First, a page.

[sic] Magazine

Howling Bells – Radio Wars

So striking that it can sweep you away from the very first second, ‘Treasure Hunt‘, the opening track off Howling Bells’ second album, although it won’t at first seem so, acts as a double glazing to protect you from the flaws of ‘Radio Wars‘. So pacey, with such style is this opening track that your expectations are raised to an even higher bar than the one set after a fond affair with the band’s self-titled debut. . Perhaps you might have been better off being swept away from the off. For with repeated listens comes a growing awareness of the dents in this highly-polished work.

What lures you towards 2006’s ‘Howling Bells‘ is a folksy charm combined almost exclusively with a glossy atmosphere and the stylish, sexy charms of Juanita Stern’s vocals. But it wasn’t just sound-wise that helped this debut excel – it was the album’s modesty. At the time, Howling Bells were just three ordinary Australians with a talent. Deep down they knew it but the output of their first work was so authentic that it made the album something truly special, something grossly understated to this day.

But chances of building on this triumph are slim, almost completely because of the lack of identity that should be carrying ‘Radio Wars‘ the whole way through. Modesty hasn’t even been replaced by self-belief or even arrogance, something that would have still worked. At times, such as during ‘Treasure Hunt‘, you hear a band still fresh-faced, carrying momentum. But elsewhere is the sound of a band lyrically out of their depth, sonically confused. What you hear isn’t necessarily a blend of charming folk and compressed pop, instead it’s the stepping onto a dangerous middle ground, somewhere Howling Bells clearly aren’t comfortable.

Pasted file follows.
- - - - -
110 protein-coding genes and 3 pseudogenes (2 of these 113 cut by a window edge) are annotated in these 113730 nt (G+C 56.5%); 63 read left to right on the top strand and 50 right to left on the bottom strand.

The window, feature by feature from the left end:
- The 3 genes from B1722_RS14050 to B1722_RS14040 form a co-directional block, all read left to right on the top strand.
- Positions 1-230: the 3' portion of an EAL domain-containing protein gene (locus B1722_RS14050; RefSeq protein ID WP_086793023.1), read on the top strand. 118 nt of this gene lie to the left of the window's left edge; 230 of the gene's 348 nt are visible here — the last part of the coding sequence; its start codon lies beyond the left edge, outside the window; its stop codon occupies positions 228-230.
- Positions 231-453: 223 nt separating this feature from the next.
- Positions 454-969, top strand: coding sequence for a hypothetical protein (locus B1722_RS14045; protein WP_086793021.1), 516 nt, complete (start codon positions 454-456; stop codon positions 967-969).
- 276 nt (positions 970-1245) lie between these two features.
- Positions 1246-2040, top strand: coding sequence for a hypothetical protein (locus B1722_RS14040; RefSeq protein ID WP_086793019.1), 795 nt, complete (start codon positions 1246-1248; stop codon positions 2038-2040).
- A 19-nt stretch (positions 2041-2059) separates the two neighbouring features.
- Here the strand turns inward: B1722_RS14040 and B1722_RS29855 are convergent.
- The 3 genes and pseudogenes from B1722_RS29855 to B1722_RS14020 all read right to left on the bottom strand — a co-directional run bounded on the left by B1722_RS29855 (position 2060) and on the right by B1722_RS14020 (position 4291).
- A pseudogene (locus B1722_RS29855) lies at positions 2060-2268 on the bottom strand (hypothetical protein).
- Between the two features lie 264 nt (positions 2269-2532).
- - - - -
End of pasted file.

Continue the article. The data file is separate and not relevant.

Only at the moving, atmospheric ‘Golden Web‘ and thereafter does the album sound genuine at any point. Production is refined and varnished the whole time, but that prevents us from ever looking into just what exactly is the common theme, the common feel of the record. ‘Let’s Be Kids‘ has true class, soothing you with relaxed vibes and slowly pounded drums. But even with pre-implemented opinions aside, it sounds false. There’s a real lack of enjoyment and it’s stark naked for all to see.

One moment Stern and co. will swimmingly ease into an acoustic-led number (’Ms. Bells’ Song‘) and the next they’ll drive forward with a pompous, stadium-suitable effort (’Radio Wars Theme‘, the only truly poor song on the album). Indeed, you can draw praise from every track, particularly the shimmering, spellbinding ‘Cities Burning Down‘ and the bravest, most heart-stopping stage of the album, the combination of ‘Into The Chaos‘ and ‘Digital Hearts‘. But pretty much every song has a letdown, be it lyrics, over-production or that ever growing feeling of indecision that you sense.

Indecision is the prime flaw. Even the underwhelming artwork shows four conflicting shades instead of portraying that this album was a collective effort, which it was. But you end up presuming that collectiveness led to conflict and that the recording of ‘Radio Wars’ was a tiresome affair, with each song written on a completely different occasion. Ultimately, Howling Bells could have done with caring less, then they’d have produced another uplifting record.